Prospective data on biomarkers and Parkinson's disease risk are rare (5–7, 17, 18) because such research requires following tens of thousands of biospecimen donors for a long period. This is particularly true for women, who have a lower incidence of Parkinson's disease than men do. Compared with previous studies, the current study included more female Parkinson's disease cases and, also for the first known time, included African Americans. In addition, unlike previous studies, this study measured plasma urate for every eligible cohort participant twice 3 years apart. Although repeated measures over a longer period of time are desirable, the current analysis showed that Parkinson's disease status was not related to change in plasma urate level. Finally, although the possibility of residual confounding cannot be excluded, known risk factors for Parkinson's disease were adjusted throughout the analyses.
The consistency of a urate–Parkinson's disease relation across all available studies suggests that this association is unlikely due to chance. Even though none of the studies could exclude the possibility that the association was caused by unknown common genetic or environmental factors that underlie both urate and Parkinson's disease, the hypothesis that urate protects against Parkinson's disease development and progression should be carefully evaluated. Unlike other mammals, humans and apes have high levels of plasma urate as a result of mutations of uricase occurring millions of years ago (4). The fact that plasma urate increases with age may be advantageous to human aging because urate is a potent scavenger of iron and free radicals, particularly against peroxynitrite, which kills dopaminergic neurons via oxidative stress (4, 19). While epidemiologic data have been consistently supportive of a potential benefit of urate on Parkinson's disease, to our knowledge this issue has received little attention in experimental research. An earlier study found that urate protected dopaminergic neurons from the toxicity of iron and rotenone in mice (20); however, this study was not designed to evaluate the role of urate in animal parkinsonism. An alternative explanation for the current epidemiologic findings is that one or more urate precursors such as adenosine or inosine, rather than urate itself, modulate dopaminergic neuron survival. Each of these possibilities should be evaluated in future investigations, and, if urate or its precursors are etiologically linked to Parkinson's disease, the potential mechanisms should be elucidated.
The major limitations of this study include the lack of a systematic strategy to identify and validate Parkinson's disease diagnosis and the lack of information on date of diagnosis and onset. In the current study, Parkinson's disease cases were identified from multiple sources at various time points. Inevitably, some cases were not identified and some noncases were misclassified as cases. On the other hand, studies on Parkinson's disease based on self-report or medication data have made valuable contributions to the literature (21–24). To evaluate the potential effects of self-reported Parkinson's disease in this particular study, we assessed the relation between Parkinson's disease and smoking or caffeine intake, 2 factors known to be related to lower Parkinson's disease risk. As expected, results obtained were similar to those reported in previous investigations in which systematic approaches to identifying Parkinson's disease were applied (25, 26). Although these findings indirectly support the validity of our study, a systematic strategy to identify and validate Parkinson's disease diagnoses is preferred. Because of the lack of information on date of diagnosis, we were unable to clearly differentiate incident from prevalent cases, nor to calculate Parkinson's disease incidence in the cohort. For the same reason, we used logistic regression but not proportional hazards modeling and therefore were not able to control for selective survival in the analysis. Finally, the small number of female and African-American cases limited the power of statistical analyses; further large studies are needed to confirm these preliminary findings.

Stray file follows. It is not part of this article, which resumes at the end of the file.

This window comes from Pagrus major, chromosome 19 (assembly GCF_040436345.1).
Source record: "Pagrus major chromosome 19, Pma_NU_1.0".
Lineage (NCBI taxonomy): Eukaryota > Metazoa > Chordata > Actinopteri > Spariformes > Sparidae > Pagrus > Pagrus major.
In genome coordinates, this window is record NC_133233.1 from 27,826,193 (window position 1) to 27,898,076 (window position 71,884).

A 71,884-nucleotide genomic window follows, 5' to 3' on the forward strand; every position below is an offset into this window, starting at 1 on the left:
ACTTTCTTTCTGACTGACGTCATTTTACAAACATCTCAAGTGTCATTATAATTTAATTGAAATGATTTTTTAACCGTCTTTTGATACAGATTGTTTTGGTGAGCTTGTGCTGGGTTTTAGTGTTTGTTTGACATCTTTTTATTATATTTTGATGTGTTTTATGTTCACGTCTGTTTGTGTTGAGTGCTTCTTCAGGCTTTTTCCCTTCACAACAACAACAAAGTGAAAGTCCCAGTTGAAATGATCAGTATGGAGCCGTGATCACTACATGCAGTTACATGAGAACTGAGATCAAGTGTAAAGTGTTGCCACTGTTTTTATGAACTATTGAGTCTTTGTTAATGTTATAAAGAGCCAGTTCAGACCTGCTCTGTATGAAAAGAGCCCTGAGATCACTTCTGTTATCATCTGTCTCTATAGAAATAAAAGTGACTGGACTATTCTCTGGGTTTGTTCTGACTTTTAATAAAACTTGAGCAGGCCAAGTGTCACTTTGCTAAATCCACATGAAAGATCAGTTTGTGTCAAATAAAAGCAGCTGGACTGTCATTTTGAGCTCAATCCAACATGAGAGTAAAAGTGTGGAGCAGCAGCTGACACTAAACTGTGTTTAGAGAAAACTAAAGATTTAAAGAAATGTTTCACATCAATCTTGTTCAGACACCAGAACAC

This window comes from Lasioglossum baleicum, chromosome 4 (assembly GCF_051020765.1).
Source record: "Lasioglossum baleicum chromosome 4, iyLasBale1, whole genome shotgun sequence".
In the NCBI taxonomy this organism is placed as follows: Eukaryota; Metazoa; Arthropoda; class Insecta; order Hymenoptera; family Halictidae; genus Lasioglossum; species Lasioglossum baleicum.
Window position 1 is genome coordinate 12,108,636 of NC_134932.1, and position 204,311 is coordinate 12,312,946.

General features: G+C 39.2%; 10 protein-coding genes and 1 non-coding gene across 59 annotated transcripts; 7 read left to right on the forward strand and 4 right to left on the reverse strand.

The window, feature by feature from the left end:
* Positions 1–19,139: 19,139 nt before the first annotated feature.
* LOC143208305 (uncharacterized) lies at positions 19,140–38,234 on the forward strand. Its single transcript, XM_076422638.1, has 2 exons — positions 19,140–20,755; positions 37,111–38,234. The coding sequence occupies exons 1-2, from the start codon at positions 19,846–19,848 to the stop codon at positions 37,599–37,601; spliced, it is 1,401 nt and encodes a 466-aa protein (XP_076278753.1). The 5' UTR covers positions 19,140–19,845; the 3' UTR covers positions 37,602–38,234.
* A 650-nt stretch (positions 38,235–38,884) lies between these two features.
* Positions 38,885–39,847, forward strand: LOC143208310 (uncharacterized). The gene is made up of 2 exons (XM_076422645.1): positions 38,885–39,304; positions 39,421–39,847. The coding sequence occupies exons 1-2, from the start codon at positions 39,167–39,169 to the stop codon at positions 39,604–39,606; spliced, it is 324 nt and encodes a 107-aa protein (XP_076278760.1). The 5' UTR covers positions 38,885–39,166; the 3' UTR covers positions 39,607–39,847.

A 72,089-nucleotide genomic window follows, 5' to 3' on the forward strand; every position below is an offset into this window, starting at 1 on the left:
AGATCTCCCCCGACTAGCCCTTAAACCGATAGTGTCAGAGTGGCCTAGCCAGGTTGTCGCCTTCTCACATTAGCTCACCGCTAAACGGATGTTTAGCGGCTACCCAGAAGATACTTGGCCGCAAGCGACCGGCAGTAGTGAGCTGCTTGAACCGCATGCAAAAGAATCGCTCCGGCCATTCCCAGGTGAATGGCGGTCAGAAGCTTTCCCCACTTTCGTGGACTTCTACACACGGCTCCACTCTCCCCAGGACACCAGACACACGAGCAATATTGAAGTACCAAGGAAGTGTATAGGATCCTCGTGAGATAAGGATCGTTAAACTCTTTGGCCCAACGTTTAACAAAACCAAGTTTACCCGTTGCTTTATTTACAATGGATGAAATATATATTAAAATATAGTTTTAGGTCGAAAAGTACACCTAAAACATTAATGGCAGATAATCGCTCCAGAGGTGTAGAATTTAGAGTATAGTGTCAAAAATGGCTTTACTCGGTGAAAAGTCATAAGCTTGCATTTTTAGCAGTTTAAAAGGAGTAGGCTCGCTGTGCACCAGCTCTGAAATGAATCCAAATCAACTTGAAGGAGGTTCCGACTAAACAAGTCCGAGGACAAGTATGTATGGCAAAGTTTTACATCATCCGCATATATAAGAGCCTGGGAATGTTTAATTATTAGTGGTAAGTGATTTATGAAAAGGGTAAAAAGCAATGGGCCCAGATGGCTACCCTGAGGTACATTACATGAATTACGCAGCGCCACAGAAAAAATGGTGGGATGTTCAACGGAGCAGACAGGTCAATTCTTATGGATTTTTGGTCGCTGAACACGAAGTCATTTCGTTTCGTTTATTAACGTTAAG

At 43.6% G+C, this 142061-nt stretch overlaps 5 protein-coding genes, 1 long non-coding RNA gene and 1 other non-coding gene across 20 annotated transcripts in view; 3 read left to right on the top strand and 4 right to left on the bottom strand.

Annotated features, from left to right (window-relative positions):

Author affiliations: Epidemiology Branch, National Institute of Environmental Health Sciences, Research Triangle Park, North Carolina (Honglei Chen); Division of Geriatric Medicine, University of Mississippi Medical Center, Jackson, Mississippi (Thomas H. Mosley); Department of Epidemiology, University of Minnesota, Minneapolis, Minnesota (Alvaro Alonso); and Departments of Neurology, Radiology, Neurosurgery, Pharmacology, Kinesiology & Bioengineering and Hershey Brain Analysis Research Laboratory for Neurodegenerative Disorders, Pennsylvania State University-Milton S. Hershey Medical Center, Hershey, Pennsylvania (Xuemei Huang).
This research was supported by the Intramural Research Program of the National Institutes of Health, National Institute of Environmental Health Sciences (grant Z01ES101986). The ARIC Study is carried out as a collaborative study supported by National Heart, Lung, and Blood Institute contracts N01-HC-55015, N01-HC-55016, N01-HC-55018, N01-HC-55019, N01-HC-55020, N01-HC-55021, and N01-HC-55022.
The authors thank the staff of the ARIC Study for their important contributions, Dr. Xuguang Guo from Westat Inc. (Durham, North Carolina) for statistical support, and Dr. Richard B. Mailman for his thoughtful comments.
Conflict of interest: none declared.